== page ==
If you are planning to visit India, then be ready for an experience of a lifetime. Your trip is sure to be eye-opening and amazing. If it is your first-time, planning logistically is not enough. Prepare to have your emotions overwhelmed! The following tips will help you get through emotionally challenging situations that you may come across during your visit.
You will see people everywhere
International flights usually land in metropolitan cities which are crowded, busy and fast-paced. Right as you step out of the plane, the first thing you’ll see is lots of people. And this will be nothing compared to the number of people outside the airport. Brace yourself! If you’re not used to seeing so many people, this can get overwhelming. Some people get paranoid thinking everyone is looking at them, while others may feel giddy or nauseous. Just remember that this is temporary, and within a a few hours, the sights and sounds will become part of the background, and you will soon be able to phase them out.
Once you are out of the city, the rest of the country will charm you with its quiet, rustic scenery.
Navigating through the craziest traffic
Indian roads accommodate all kinds of traffic like cars, scooters, bicycles and yes, the occasional cow as well. The traffic might make you feel like you’re in a live frogger arcade game. Just remember that the driver knows what he’s doing, and wouldn’t be in this profession if he couldn’t safely navigate his way around the traffic. Metropolitan city traffic typically crawls at 15-25 miles per hour, so serious damage from an accidental encounter is probably unlikely.
Getting extra attention? Don’t get overly excited
India is a country where guests are welcomed wholeheartedly. This being said, foreigners, in particular, become the center of attention. People may try to talk to you and get friendly. They may even ask you to pose with them for some photos. You may feel like a celebrity for a while, but this will soon become tiring. Don’t let it overwhelm you! Just smile back and say no firmly.
You will see children working
Child labor is not completely outlawed in India. Children below the age of 14 are permitted to work as long as their work is in non-hazardous environments. You will occasionally see children as domestic help or working in small shops, when they should be in school studying or having fun. Poverty is rampant in India, and every working child has a devastating story. Many are working to support their families and send money back home.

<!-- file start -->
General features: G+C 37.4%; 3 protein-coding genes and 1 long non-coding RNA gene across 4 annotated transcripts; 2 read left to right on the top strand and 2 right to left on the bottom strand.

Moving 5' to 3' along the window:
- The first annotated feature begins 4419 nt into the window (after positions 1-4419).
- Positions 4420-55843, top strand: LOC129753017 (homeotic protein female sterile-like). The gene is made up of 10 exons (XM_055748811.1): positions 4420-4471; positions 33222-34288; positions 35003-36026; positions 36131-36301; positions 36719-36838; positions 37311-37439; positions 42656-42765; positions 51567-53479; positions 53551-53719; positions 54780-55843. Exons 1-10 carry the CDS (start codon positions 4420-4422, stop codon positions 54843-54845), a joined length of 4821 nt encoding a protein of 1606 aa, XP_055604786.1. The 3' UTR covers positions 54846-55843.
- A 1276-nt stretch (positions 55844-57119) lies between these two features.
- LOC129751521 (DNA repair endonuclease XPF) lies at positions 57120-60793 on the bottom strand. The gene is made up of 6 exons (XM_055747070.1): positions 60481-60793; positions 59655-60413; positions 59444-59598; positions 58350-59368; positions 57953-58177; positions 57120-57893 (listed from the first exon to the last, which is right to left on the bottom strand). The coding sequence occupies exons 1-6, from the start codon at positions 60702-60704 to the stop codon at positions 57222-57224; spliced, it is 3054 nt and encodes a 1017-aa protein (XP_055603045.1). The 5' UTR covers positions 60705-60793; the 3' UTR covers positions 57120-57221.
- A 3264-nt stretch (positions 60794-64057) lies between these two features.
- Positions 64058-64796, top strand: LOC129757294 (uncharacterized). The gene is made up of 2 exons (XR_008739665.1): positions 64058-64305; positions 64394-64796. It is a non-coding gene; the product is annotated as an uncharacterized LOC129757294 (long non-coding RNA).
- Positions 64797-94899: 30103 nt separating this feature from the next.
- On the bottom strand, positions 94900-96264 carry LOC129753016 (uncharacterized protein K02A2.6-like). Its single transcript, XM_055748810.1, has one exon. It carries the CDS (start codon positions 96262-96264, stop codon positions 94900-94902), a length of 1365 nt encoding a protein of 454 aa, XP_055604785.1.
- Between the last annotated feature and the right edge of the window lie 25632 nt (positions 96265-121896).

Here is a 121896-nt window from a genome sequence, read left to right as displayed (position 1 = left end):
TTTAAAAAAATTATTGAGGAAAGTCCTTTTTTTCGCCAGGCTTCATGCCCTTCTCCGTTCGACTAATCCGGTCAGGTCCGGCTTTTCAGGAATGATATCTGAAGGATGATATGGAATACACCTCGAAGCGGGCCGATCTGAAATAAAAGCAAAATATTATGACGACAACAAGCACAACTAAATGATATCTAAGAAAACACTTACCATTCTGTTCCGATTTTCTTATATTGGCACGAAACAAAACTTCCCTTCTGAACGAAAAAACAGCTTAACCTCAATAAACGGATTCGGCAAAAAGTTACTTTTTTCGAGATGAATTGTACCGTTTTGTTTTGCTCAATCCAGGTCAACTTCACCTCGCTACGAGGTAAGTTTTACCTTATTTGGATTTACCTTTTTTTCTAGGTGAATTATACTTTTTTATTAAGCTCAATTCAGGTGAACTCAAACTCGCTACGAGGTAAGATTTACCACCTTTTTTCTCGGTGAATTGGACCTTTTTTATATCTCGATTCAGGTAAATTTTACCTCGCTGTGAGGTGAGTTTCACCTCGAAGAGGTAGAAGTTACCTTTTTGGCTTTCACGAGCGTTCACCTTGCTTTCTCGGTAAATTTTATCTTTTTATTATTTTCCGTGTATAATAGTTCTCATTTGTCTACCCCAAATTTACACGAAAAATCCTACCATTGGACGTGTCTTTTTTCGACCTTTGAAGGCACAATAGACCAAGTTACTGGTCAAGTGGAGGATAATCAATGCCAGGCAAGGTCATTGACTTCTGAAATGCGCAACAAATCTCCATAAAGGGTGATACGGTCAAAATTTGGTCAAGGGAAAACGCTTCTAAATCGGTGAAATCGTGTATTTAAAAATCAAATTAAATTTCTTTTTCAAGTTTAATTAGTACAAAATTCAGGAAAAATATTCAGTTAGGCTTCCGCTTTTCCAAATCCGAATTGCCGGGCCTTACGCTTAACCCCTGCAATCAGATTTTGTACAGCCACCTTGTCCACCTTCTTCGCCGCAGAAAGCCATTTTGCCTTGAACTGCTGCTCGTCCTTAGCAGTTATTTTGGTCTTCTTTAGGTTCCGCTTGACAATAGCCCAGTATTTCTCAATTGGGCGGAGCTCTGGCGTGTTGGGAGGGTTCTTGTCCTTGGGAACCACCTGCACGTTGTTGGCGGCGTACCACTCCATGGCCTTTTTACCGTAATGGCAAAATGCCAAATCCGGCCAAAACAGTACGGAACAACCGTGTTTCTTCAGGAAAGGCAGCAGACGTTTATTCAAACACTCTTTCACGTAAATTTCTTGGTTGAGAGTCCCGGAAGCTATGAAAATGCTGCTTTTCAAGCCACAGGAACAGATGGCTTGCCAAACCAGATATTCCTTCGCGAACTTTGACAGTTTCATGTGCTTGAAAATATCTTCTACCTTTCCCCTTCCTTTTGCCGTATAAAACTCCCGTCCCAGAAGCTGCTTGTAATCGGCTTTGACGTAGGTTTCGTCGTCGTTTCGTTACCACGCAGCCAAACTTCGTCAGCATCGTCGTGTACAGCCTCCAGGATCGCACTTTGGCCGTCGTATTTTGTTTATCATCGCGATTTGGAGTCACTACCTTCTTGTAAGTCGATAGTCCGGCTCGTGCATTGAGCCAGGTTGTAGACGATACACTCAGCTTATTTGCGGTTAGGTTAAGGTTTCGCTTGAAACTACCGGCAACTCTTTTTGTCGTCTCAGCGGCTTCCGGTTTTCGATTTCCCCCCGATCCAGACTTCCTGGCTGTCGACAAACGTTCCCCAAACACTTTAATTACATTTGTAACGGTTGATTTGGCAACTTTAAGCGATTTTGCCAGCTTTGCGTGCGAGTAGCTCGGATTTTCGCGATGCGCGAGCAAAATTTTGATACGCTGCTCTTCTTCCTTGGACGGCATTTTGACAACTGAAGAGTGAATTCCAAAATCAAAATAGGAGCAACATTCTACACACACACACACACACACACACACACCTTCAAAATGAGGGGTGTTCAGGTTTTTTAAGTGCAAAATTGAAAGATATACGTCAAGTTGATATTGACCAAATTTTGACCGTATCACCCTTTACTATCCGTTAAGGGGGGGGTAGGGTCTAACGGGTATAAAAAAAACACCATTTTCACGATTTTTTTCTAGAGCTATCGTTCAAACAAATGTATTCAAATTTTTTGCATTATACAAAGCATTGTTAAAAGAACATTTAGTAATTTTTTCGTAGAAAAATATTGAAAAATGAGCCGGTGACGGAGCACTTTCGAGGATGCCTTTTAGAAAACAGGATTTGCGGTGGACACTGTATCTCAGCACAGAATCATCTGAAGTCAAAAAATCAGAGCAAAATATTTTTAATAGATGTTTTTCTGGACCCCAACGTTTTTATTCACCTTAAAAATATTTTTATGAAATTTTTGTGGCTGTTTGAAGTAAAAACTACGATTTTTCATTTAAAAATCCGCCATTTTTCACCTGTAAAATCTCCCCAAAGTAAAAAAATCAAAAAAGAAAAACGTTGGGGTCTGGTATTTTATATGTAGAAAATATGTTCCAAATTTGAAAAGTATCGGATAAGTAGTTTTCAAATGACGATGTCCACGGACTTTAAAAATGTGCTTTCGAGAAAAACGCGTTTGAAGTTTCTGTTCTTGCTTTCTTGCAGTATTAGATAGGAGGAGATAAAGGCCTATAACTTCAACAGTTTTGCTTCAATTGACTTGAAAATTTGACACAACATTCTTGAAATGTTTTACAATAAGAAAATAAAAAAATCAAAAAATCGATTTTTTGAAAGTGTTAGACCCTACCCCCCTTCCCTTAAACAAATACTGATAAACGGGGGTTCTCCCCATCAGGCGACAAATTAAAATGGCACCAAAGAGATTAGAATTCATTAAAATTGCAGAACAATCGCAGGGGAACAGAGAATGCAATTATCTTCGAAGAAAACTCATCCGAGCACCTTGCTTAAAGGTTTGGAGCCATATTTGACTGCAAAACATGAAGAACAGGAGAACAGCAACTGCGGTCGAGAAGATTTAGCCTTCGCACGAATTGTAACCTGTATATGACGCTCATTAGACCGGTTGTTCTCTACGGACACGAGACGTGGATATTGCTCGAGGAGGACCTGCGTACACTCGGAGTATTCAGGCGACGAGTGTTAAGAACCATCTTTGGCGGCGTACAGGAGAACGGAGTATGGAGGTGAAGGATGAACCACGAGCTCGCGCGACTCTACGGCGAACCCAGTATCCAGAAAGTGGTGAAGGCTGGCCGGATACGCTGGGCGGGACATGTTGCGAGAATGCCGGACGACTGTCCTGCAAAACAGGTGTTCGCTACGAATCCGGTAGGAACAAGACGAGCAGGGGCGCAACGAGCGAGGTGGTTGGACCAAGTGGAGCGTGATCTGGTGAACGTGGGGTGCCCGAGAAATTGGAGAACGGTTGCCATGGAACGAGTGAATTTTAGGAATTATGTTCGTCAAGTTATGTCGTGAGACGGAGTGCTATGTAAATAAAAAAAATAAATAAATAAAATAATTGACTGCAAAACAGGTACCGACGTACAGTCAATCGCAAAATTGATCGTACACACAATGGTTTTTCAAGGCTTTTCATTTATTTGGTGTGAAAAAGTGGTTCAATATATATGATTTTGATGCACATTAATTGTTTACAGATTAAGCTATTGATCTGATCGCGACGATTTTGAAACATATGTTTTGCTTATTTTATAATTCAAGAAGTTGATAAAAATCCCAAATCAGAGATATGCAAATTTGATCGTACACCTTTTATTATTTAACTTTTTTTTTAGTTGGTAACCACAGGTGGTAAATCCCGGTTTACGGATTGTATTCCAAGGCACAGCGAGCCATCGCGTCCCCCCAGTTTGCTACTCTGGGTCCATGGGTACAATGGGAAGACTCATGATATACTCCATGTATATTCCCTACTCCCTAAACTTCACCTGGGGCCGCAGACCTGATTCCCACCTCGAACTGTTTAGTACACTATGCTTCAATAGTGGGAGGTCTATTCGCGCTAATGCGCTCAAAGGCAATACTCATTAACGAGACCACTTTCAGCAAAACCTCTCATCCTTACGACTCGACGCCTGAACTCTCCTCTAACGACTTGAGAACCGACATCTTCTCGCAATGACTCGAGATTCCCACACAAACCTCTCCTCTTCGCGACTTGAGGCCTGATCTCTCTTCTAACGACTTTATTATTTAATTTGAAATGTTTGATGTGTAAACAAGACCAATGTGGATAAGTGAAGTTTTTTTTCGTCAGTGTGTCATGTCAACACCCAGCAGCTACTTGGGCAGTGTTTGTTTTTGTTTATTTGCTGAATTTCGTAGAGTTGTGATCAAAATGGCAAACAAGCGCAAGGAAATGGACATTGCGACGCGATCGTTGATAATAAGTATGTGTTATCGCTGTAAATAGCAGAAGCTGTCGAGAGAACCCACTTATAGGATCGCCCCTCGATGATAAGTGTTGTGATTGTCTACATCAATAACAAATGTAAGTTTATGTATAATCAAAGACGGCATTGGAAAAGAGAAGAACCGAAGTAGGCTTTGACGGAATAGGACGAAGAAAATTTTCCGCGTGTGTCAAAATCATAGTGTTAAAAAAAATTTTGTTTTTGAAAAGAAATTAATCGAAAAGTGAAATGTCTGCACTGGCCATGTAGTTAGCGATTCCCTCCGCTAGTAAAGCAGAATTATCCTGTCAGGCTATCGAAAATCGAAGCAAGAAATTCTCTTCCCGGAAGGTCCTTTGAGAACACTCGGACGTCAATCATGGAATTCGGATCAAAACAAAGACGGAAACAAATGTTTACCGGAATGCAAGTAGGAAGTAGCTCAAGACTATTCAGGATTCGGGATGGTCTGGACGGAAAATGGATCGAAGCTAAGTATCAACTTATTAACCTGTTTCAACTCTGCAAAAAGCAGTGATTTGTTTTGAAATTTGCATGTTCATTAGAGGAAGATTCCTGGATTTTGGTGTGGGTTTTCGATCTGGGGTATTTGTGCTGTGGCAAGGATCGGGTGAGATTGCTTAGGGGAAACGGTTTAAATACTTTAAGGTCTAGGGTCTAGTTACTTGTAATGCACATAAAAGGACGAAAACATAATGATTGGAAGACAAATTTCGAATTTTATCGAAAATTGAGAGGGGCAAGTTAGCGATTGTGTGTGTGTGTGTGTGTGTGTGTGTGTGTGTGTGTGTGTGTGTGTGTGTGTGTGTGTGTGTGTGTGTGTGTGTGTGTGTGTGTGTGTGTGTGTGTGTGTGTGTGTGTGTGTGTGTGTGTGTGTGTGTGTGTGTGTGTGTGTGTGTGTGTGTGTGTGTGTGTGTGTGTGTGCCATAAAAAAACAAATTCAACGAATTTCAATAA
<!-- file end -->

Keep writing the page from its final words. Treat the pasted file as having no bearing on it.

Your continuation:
Even though the government provides free education, not everyone is able to avail of it. Just remember that these children may not have the ideal childhood, but they are most likely not isolated, abandoned, abused, nor are they orphans. Most of them have families that love and protect them. Also, many of these children grow up to have successful lives being shop-owners, plumbers, electricians, drivers, and even politicians.
(It is hard to understand and accept this, and I am definitely not advocating child labor. I am only trying to help explain the socio-economic conditions in India and other developing countries. Narendra Modi, the current Prime Minister of India, is a tea-seller’s son. Modi worked with his father as a child, where he would hop from one train to another with a tea kettle in one hand. He later ran his own tea-stall, and he is now the prime minister of India. You can read more here. )
People living in overcrowded slums
About one in eight people across the world lives in slums. In India, more than 17 percent of urban Indian households live in slums. Most slum houses do not have indoor plumbing or running water, and many do not have proper doors. Be prepared to see sights that will probably shock you at first.
India is a beautiful country, and one visit to this captivating place WILL change you. You will come back with gratitude in your heart and appreciate your life in your home country a lot more. No matter which part in India you are traveling to, study about it ahead of time and enjoy your trip to the fullest.
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